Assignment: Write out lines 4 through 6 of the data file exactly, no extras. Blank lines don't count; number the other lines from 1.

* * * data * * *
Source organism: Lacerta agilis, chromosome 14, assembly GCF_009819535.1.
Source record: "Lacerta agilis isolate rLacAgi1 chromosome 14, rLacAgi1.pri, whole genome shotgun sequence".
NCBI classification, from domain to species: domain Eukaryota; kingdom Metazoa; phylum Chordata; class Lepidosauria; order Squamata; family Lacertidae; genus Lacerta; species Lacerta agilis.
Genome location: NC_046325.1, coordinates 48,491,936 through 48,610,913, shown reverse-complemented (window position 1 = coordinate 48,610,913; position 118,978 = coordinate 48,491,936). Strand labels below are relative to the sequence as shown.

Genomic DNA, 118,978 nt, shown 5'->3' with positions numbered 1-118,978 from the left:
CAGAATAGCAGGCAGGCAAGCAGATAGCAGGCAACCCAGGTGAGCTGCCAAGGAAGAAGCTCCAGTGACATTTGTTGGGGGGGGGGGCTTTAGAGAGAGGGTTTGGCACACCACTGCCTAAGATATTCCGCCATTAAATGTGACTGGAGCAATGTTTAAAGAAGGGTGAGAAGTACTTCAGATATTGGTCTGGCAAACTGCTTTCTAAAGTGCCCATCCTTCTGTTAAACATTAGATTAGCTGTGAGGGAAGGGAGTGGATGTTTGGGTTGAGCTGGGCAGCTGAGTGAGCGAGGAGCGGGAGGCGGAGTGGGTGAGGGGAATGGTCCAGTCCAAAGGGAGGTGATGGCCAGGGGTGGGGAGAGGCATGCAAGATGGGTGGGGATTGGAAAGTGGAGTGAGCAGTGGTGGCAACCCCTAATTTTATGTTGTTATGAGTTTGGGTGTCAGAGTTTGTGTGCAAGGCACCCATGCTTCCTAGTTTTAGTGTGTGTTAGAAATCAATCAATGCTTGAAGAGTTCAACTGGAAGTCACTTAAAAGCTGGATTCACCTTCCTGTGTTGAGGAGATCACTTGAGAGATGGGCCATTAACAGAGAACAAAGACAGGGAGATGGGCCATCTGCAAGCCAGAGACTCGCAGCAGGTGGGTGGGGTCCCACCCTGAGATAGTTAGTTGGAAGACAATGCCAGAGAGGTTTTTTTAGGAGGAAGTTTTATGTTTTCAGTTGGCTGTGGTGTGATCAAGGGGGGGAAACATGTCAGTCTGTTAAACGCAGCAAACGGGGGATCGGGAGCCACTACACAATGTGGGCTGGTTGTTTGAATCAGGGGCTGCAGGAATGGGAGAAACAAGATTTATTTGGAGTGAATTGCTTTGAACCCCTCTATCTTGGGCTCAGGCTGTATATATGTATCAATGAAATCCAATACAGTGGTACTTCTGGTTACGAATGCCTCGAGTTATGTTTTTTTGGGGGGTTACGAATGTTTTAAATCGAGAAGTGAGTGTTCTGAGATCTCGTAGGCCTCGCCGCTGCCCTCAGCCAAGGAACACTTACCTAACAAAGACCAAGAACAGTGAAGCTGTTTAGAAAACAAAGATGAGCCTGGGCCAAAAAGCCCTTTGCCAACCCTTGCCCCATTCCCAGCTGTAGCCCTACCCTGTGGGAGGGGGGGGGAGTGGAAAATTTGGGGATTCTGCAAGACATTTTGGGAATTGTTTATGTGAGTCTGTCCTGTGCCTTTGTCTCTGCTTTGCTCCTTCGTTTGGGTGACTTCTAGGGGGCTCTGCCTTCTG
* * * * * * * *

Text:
Genome location: NC_046325.1, coordinates 48,491,936 through 48,610,913, shown reverse-complemented (window position 1 = coordinate 48,610,913; position 118,978 = coordinate 48,491,936). Strand labels below are relative to the sequence as shown.

Genomic DNA, 118,978 nt, shown 5'->3' with positions numbered 1-118,978 from the left:
CAGAATAGCAGGCAGGCAAGCAGATAGCAGGCAACCCAGGTGAGCTGCCAAGGAAGAAGCTCCAGTGACATTTGTTGGGGGGGGGGGCTTTAGAGAGAGGGTTTGGCACACCACTGCCTAAGATATTCCGCCATTAAATGTGACTGGAGCAATGTTTAAAGAAGGGTGAGAAGTACTTCAGATATTGGTCTGGCAAACTGCTTTCTAAAGTGCCCATCCTTCTGTTAAACATTAGATTAGCTGTGAGGGAAGGGAGTGGATGTTTGGGTTGAGCTGGGCAGCTGAGTGAGCGAGGAGCGGGAGGCGGAGTGGGTGAGGGGAATGGTCCAGTCCAAAGGGAGGTGATGGCCAGGGGTGGGGAGAGGCATGCAAGATGGGTGGGGATTGGAAAGTGGAGTGAGCAGTGGTGGCAACCCCTAATTTTATGTTGTTATGAGTTTGGGTGTCAGAGTTTGTGTGCAAGGCACCCATGCTTCCTAGTTTTAGTGTGTGTTAGAAATCAATCAATGCTTGAAGAGTTCAACTGGAAGTCACTTAAAAGCTGGATTCACCTTCCTGTGTTGAGGAGATCACTTGAGAGATGGGCCATTAACAGAGAACAAAGACAGGGAGATGGGCCATCTGCAAGCCAGAGACTCGCAGCAGGTGGGTGGGGTCCCACCCTGAGATAGTTAGTTGGAAGACAATGCCAGAGAGGTTTTTTTAGGAGGAAGTTTTATGTTTTCAGTTGGCTGTGGTGTGATCAAGGGGGGGAAACATGTCAGTCTGTTAAACGCAGCAAACGGGGGATCGGGAGCCACTACACAATGTGGGCTGGTTGTTTGAATCAGGGGCTGCAGGAATGGGAGAAACAAGATTTATTTGGAGTGAATTGCTTTGAACCCCTCTATCTTGGGCTCAGGCTGTATATATGTATCAATGAAATCCAATACAGTGGTACTTCTGGTTACGAATGCCTCGAGTTATGTTTTTTTGGGGGGTTACGAATGTTTTAAATCGAGAAGTGAGTGTTCTGAGATCTCGTAGGCCTCGCCGCTGCCCTCAGCCAAGGAACACTTACCTAACAAAGACCAAGAACAGTGAAGCTGTTTAGAAAACAAAGATGAGCCTGGGCCAAAAAGCCCTTTGCCAACCCTTGCCCCATTCCCAGCTGTAGCCCTACCCTGTGGGAGGGGGGGGGAGTGGAAAATTTGGGGATTCTGCAAGACATTTTGGGAATTGTTTATGTGAGTCTGTCCTGTGCCTTTGTCTCTGCTTTGCTCCTTCGTTTGGGTGACTTCTAGGGGGCTCTGCCTTCTG